Source: Ohio Farm Bureau
Dustin and Casey Converse are editors of the Jan. 3 Growing our Generation e-newsletter, featuring insights and ideas directly from Ohio’s young farmers and food and agricultural professionals.
Hello, all! We are Dustin and Casey Converse from Richwood, located in northern Union County. We hope you all had a Merry Christmas and are looking forward to a great 2017! Together we have a small grain farm growing corn and soybeans – and for the first time this year – wheat! We also bale hay anjd straw and have cow/calf operation where we finish calves and sell custom freezer beef. Off the farm, Dustin is a crop insurance adjustor for ProAg Crop Insurance and a dealer with LG Seeds. I am an insurance agent/agency owner, handling auto, home, farm, business and life insurance for clients across the great state of Ohio.
Dustin’s roots in agriculture run deep. He was raised on a family farm, both sets of grandparents and many uncles and aunts farm and each of his brothers have their own operations, too. There is never a lack of topics to discuss at family dinners! While I did not grow up on a farm myself, I was exposed to the rewarding lifestyle by family and friends who were growers and producers.
Dustin and I are actively involved in our county Farm Bureau, with Dustin holding many positions over the years, currently as a trustee. We are first year members of the Young Ag Professionals Advisory Committee and are looking forward to connecting with many of you in the coming years!
“That’s just the way my Dad had it” or “I don’t know, I haven’t heard from my agent in a few years.” My favorite part of owning my agency is getting to work with farmers to protect their dreams and operations. I love to hear the stories of how each farmer got his or her start as we take a walk around the farm. Sadly, I often hear the above mentioned statements when working with clients who are not properly protected under their current plan(s).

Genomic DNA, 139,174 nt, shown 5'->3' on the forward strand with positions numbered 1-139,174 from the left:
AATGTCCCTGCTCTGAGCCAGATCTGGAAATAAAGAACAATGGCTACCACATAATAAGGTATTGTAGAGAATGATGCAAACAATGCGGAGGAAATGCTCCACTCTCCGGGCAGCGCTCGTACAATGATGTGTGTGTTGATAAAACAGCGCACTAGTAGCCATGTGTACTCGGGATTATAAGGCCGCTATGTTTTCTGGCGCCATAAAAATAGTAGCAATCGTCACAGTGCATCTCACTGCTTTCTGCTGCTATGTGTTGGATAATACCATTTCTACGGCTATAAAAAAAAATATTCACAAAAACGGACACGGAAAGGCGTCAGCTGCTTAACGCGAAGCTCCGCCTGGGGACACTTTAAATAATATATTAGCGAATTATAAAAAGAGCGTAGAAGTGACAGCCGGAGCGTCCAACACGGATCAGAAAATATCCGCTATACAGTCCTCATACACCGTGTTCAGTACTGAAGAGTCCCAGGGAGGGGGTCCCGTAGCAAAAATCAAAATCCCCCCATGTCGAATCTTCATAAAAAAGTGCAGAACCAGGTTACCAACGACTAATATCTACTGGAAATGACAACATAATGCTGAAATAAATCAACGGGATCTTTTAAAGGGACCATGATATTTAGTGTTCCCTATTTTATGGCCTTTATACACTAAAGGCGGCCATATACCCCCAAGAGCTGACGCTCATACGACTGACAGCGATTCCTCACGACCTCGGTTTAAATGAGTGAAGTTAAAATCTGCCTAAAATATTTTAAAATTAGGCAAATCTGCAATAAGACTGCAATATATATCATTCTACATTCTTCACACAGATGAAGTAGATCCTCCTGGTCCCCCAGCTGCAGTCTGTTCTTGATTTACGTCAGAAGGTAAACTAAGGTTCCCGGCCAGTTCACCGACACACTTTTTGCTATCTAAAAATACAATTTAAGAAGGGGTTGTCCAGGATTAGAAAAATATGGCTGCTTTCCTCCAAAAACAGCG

As your farm grows and changes, your farm insurance must change, too. I see policies without pollution coverage, policies lacking coverage on hundreds of thousands of dollars of equipment and brand new buildings not insured all the time. We know that farming is a risky business in more ways than one. Your insurance contract is there to help you manage your risk and to keep your farm operating in the event of a loss.
As you finalize seed and chemical orders for the upcoming year and work to prep your equipment, I beg you to provide maintenance to your farm insurance, too. Sit down with your agent and discuss the changes to your farm since you last met. Have your bought or sold anything? If so, you’ll probably want to update your inventory list. Have you picked up or lost ground? How much acreage you cover contributes to the cost of your policy and you want to make sure your liability is extended to all locations. Have you added or removed livestock from your operation? It’s scary to get a call from the neighbor or sheriff that your livestock are out on the road or head to the pasture to check cattle only to find one of your cows was struck by lightning.
Thankfully, a proper plan can lessen the financial impact of these tough events. Here’s to a safe, successful and protected 2017!
Some days I wake up feeling reckless and crazy. We married young, we started our own farm, and we started a business from scratch. What were we thinking?! The days are long. We run hard, most days starting with morning chores and breakfast on the run to work and ending day with a way too late dinner thrown together and collapsing in to bed. We stress over the weather and often miss events and functions because well, you have to make hay when the sun shines. We care for sick calves’ hours on end. We overcome obstacles within the agency and work hard to ensure our employees are taken care of. When you are tired and worn down, it is easy to be frustrated and lose sight of the big picture.
It’s the way we feel when we see that calf find its spunk and romp in the pasture to find its momma. It’s when we put up the best looking and smelling alfalfa bales that we are so proud of. It’s the pride we have when we deliver boxes of beef to local families and get calls and texts about how much it is being enjoyed. It’s the fall excitement when the combine opens up a field. That’s our why. We love to see and enjoy processes from beginning to end. While we don’t wish for problems on our farm, we love that when something does happen – our world stops. Nothing else matters until that issue is resolved and we lay our heads down each night knowing we provided the best level of care to our operation as possible. We know we are not alone in this roller coaster of a journey.
Celebrate the good and the bad times, there is always something we can learn from both. Thank you, fellow young farmers!